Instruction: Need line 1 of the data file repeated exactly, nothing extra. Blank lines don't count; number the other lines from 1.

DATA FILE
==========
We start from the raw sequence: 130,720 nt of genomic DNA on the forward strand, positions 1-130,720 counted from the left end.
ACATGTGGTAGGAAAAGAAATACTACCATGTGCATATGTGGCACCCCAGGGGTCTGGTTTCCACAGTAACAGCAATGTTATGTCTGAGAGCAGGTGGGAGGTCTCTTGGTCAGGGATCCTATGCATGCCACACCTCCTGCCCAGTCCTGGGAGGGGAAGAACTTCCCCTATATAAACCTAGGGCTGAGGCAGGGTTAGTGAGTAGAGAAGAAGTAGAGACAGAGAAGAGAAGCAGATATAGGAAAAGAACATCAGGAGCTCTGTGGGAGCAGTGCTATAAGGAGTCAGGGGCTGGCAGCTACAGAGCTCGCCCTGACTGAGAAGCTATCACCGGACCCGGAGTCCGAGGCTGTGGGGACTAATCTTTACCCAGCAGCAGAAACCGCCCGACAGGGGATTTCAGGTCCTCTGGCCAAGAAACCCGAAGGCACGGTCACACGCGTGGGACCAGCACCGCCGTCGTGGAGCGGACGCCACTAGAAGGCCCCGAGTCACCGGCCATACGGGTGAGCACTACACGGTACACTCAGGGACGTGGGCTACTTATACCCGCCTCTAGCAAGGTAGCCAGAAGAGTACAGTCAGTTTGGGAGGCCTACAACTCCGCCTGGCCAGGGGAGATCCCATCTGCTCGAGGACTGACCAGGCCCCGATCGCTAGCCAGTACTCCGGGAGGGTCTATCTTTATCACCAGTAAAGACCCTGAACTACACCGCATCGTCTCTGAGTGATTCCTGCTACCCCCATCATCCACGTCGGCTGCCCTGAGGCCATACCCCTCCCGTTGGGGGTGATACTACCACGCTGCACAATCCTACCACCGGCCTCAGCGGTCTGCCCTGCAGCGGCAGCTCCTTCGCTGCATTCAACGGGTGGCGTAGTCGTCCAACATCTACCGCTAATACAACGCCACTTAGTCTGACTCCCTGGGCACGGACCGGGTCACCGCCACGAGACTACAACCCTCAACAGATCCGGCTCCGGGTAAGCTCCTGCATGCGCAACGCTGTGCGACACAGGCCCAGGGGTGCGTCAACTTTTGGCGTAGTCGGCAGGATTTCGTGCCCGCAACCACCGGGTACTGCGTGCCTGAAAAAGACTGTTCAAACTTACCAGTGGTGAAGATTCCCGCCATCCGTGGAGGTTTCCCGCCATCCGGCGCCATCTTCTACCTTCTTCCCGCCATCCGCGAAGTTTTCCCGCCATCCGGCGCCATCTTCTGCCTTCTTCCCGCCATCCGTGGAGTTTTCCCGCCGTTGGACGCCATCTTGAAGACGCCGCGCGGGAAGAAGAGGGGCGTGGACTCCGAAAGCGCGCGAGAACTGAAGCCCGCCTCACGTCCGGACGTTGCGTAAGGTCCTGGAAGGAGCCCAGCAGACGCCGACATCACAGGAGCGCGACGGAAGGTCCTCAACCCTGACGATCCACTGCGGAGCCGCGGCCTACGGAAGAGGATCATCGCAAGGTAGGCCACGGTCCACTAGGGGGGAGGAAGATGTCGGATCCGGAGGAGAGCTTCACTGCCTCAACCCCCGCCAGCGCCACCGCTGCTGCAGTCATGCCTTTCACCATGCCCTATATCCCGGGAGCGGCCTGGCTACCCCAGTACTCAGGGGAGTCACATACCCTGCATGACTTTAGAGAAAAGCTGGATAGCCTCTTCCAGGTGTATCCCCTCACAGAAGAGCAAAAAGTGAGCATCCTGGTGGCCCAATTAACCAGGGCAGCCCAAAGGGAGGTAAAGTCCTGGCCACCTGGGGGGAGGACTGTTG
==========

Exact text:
We start from the raw sequence: 130,720 nt of genomic DNA on the forward strand, positions 1-130,720 counted from the left end.